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Cholesterol Drugs' Benefits Far Outweigh Side Effects, Review Finds

But long-term use of statins may raise odds of diabetes among people with risk factors, experts say
(*this news item will not be available after 11/03/2014)

By Robert Preidt
Tuesday, August 5, 2014
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TUESDAY, Aug. 5, 2014 (HealthDay News) -- The benefits of long-term use of cholesterol-lowering statin drugs greatly outweigh the risks, according to a review of research published over 20 years.

Some experts fear that statins may be overused, but these new findings could offer reassurance to the more than 200 million people worldwide who take the drugs, the review authors said. Common statin medications include Crestor, Lipitor and Zocor.

"For most at-risk patients, the cardiovascular benefits far exceed the risks," study author Dr. Chintan Desai, a clinical cardiology fellow at the Johns Hopkins Hospital, said in a Hopkins news release.

They analyzed data from studies conducted since 1994 that included more than 150,000 middle-aged and elderly men and women who took statins and were followed for about five years. The results showed that long-term statin use slightly increased the risk of some side effects but did not increase the risk for others.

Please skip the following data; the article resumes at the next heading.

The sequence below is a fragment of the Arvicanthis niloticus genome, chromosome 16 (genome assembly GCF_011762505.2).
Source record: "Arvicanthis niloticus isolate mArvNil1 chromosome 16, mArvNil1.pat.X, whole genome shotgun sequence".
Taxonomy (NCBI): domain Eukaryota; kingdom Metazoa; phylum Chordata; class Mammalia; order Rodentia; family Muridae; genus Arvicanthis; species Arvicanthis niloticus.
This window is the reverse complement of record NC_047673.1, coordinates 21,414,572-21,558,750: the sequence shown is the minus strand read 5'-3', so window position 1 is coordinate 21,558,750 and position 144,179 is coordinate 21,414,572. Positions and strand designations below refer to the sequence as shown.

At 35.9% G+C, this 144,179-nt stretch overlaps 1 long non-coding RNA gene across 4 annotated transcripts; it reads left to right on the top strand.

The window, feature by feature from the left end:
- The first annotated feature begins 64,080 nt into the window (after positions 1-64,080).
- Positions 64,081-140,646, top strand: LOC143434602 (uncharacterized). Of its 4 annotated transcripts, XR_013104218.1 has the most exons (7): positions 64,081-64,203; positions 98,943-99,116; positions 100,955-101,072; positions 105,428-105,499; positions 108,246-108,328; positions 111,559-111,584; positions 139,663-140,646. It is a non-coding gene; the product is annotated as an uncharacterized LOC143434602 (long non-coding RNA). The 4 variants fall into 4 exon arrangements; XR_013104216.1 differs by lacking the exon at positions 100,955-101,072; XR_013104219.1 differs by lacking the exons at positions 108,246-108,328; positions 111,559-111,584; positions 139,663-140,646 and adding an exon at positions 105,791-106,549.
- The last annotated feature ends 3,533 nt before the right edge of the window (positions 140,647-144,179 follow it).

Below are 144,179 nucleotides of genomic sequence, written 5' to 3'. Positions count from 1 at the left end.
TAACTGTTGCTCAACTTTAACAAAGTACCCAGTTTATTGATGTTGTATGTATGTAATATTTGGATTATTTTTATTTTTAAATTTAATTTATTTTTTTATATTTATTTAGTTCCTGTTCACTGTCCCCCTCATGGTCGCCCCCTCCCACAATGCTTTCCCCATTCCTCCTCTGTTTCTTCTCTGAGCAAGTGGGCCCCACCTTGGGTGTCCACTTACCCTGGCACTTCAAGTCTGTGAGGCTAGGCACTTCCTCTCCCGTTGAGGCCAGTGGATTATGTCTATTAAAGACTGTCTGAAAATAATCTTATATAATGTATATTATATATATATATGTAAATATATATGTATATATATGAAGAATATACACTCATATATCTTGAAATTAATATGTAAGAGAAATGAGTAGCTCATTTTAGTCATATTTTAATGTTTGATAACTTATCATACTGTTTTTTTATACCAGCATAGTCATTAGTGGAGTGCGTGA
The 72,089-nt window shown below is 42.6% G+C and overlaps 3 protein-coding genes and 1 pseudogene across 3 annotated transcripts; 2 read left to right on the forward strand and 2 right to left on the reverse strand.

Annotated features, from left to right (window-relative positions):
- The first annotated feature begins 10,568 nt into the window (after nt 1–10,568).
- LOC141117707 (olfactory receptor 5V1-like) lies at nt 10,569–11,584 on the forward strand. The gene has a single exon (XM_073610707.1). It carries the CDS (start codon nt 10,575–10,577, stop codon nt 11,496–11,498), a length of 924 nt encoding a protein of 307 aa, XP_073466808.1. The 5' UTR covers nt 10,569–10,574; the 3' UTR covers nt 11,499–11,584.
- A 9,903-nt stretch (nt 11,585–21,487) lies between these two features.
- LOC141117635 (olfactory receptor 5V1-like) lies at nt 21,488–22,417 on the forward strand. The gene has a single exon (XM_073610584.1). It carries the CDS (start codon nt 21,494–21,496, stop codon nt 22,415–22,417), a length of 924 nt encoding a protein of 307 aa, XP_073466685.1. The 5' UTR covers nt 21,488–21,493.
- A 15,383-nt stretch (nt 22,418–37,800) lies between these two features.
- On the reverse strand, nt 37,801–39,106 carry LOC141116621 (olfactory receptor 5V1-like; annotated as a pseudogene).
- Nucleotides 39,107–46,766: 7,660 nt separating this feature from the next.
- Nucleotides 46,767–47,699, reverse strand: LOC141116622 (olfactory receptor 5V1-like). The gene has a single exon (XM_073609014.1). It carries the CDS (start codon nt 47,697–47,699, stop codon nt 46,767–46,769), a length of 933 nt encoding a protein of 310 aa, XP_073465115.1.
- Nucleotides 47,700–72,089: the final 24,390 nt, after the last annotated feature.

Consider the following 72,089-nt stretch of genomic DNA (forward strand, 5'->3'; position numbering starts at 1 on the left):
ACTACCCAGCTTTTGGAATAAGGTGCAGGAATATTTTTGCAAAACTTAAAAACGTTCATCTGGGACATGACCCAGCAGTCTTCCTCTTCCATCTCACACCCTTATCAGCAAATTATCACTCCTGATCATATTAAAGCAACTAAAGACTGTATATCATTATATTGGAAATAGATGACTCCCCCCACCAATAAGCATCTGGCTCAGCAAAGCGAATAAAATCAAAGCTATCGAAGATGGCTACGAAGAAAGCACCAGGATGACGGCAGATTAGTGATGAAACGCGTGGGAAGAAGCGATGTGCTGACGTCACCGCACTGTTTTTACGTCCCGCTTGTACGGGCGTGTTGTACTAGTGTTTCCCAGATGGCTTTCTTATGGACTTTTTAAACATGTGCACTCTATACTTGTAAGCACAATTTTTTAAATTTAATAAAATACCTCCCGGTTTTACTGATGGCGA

For example, there was little evidence of muscle aches and pains and only a slight increase in the risk of muscle inflammation. A serious condition featuring the rapid breakdown of muscle tissue was mainly associated with high doses of statins that are no longer recommended.

Long-term use of statins was associated with a modest increase in the risk of type 2 diabetes, but only among people who had other diabetes risk factors. People who took statins for a long time had low increased risk for dementia, blood clots, cataracts and fatigue.

The researchers also found that statin use offered some protection for people at risk for inflammation of the pancreas and for kidney disease caused by the dye used for some medical imaging procedures.

The study was published July 31 in the British Medical Journal.

SOURCE: Johns Hopkins Medicine, news release, Aug. 1, 2014

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